The evaluation of health states is involved in a patient’s medical decision making. This evaluation includes cognitive and affective components. The affective component of this evaluation may include the emotion of fear. For instance, some health states are more frightening than others. However, it is not yet known why. The present study investigates the link between the fear of health impairments and individual value priorities. Participants evaluated 14 health impairments from most to least frightening and selected three valued goals which could be lost in the event of those previously evaluated health states. Participants also answered the Schwarz’s Values Survey. The results confirm that value preferences are related to the fear of different health states. From one side, this link is related to personal importance of value priorities: the most frightening health states are associated with the loss of preferred value goals. From another side, this link is related to value types: the more a health state is associated with a loss of security and self-direction, the more frightening it is; the more a health state is associated with a loss of hedonism and universalism, the less frightening it is. Overall, the study showed that affective evaluation of negative health states, particularly, fear of negative health states, is related to value preferences.
The article analyzes the structure and dynamic of tobacco consumption in Russia in the period between 1994 and 2016. We rely on “Russia Longitudinal Monitoring Survey – Higher School of Economics” (RLMS‑HSE) to assess tobacco consumption and smoking habits in various sociodemographic groups. As data shows, tobacco consumption went down in all those groups, with the notable exception of women, who tended to smoke more in 2016, compared to the previous years of observations. The age of the first cigarette use also dropped among women. Although there was little change in how much tobacco people consumed on a daily basis since 1994, the general preferences shifted. The number of people smoking filter tip cigarettes grew almost twofold, surging from 54 percent in 1994 to 95 percent in 2016. To further explore socio-economic factors of tobacco consumption, we estimate a regression model with a Heckman-type correction to attend to the sample selection bias. We use a probit regression model to explore which factors impact the decision to start smoking and, then, a linear regression model to assess the influence of various factors on the level of tobacco consumption. As our analysis shows, men are still more likely to start smoking than women. The high household income per capita and the high price of non-Russian brands of cigarettes decrease the likelihood of smoking initiation. Co-residing smokers, on the contrary, increase it. Men smoke on average more than women. Adults smoke more than teenagers and young adults (aged 16–24), and the elderly. Higher education and a relatively high level of life-satisfaction are associated with the lower levels of tobacco consumption, while the years of smoking have the reverse effect.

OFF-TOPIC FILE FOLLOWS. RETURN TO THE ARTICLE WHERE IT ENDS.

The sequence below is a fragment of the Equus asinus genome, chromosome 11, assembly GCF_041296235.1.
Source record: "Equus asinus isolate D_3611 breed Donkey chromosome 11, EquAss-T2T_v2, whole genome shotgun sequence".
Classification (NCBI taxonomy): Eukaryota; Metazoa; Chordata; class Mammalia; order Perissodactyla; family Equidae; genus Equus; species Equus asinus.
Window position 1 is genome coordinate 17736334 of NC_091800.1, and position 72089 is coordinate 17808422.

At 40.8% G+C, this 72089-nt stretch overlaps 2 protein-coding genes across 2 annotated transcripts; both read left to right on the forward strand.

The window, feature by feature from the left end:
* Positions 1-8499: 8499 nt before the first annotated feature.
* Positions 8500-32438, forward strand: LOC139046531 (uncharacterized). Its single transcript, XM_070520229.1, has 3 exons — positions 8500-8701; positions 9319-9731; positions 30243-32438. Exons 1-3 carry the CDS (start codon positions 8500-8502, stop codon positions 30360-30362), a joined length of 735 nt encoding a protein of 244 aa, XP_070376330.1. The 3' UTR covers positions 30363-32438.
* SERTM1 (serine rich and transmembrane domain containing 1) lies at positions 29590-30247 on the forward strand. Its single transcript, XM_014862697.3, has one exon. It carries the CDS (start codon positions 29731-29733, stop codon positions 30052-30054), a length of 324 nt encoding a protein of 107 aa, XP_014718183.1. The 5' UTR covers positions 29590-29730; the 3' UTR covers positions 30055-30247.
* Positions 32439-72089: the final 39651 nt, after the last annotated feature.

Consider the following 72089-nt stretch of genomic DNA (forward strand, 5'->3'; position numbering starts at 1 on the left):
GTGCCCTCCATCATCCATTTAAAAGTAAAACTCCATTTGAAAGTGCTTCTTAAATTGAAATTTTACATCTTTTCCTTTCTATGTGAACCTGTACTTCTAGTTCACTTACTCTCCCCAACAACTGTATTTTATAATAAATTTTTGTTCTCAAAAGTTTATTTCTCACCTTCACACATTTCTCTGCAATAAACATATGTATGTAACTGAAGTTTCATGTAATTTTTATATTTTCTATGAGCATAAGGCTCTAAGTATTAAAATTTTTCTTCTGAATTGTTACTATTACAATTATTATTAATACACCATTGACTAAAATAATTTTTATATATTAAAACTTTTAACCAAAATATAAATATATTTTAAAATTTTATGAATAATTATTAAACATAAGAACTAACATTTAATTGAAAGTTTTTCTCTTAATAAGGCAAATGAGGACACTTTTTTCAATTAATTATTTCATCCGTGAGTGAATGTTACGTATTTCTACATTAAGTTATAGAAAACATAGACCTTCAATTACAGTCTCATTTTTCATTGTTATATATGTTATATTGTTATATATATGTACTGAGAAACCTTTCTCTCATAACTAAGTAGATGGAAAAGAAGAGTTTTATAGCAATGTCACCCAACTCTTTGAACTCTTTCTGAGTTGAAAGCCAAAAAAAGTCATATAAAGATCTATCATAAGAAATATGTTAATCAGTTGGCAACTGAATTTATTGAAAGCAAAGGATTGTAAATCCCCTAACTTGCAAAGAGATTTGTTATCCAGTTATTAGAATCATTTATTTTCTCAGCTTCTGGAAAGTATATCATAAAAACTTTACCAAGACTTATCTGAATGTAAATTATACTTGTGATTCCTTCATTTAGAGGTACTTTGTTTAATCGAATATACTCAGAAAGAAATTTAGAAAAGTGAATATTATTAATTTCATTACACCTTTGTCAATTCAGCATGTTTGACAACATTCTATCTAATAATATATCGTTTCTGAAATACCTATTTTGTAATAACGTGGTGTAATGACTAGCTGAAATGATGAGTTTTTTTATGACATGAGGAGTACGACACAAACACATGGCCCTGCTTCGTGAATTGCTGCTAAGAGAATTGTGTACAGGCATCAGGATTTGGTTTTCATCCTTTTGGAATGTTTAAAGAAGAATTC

The monograph is devoted to the assessment of population health indicators and comprehensive analysis of the factors influencing on the health of indigenous people of Russian North.
This special publication for the 2012 New Delhi Summit is a collection of articles by government officials from BRICS countries, representatives of international organizations, businessmen and leading researchers.
The list of Russian contributors includes Sergei Lavrov, Foreign Minister of Russia, Maxim Medvedkov, Director of the Trade Negotiations Department of the Russian Ministry of Economic Development, Vladimir Dmitriev, Vnesheconombank Chairman, Alexander Bedritsky, advisor to the Russian President, VadimLukov, Ambassador-at-large of the Russian Foreign Affairs Ministry, and representatives of the academic community.
The publication also features articles by the President of Kazakhstan NursultanNazarbayev and internationally respected economist Jim O’Neil, who coined the term “BRIC”. In his article Jim O’Neil speculates about the future of the BRICS countries and the institution as a whole.
The publication addresses important issues of the global agenda, the priorities of BRICS and the Indian Presidency, the policies and competitive advantages of the participants, as well as BRICS institutionalization, enhancing efficiency and accountability of the forum.